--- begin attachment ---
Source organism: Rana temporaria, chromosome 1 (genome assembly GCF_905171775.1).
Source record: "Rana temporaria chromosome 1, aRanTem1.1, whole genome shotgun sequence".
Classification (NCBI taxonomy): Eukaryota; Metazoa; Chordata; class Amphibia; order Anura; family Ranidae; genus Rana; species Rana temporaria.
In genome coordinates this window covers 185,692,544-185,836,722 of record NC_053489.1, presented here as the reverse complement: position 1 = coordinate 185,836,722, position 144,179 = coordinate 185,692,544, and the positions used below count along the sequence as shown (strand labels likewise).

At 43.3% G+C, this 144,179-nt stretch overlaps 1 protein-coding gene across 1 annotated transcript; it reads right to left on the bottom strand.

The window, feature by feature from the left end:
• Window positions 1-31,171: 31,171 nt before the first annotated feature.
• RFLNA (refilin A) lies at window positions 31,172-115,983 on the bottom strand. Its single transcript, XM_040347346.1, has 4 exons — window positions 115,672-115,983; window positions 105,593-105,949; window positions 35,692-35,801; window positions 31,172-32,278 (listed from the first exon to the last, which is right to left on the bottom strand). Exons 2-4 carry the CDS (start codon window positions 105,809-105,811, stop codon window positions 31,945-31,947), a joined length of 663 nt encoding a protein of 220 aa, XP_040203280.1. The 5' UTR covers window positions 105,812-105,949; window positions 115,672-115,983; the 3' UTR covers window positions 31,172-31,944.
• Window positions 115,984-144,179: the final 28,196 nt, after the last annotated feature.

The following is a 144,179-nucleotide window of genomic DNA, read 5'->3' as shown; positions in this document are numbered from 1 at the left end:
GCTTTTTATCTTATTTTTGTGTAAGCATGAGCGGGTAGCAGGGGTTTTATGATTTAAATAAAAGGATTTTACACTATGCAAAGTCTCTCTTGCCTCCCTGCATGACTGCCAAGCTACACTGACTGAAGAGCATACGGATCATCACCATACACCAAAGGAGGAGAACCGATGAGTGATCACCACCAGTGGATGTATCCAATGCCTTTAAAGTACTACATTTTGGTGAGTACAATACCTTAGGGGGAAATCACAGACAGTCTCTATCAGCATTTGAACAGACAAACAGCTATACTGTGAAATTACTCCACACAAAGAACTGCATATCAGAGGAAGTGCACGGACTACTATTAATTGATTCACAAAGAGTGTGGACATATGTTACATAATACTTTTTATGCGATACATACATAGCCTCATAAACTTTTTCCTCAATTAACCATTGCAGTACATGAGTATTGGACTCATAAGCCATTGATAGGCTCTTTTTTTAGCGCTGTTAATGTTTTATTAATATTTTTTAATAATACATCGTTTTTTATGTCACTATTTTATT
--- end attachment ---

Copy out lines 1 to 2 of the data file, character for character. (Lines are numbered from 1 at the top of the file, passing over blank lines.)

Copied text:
Source organism: Rana temporaria, chromosome 1 (genome assembly GCF_905171775.1).
Source record: "Rana temporaria chromosome 1, aRanTem1.1, whole genome shotgun sequence".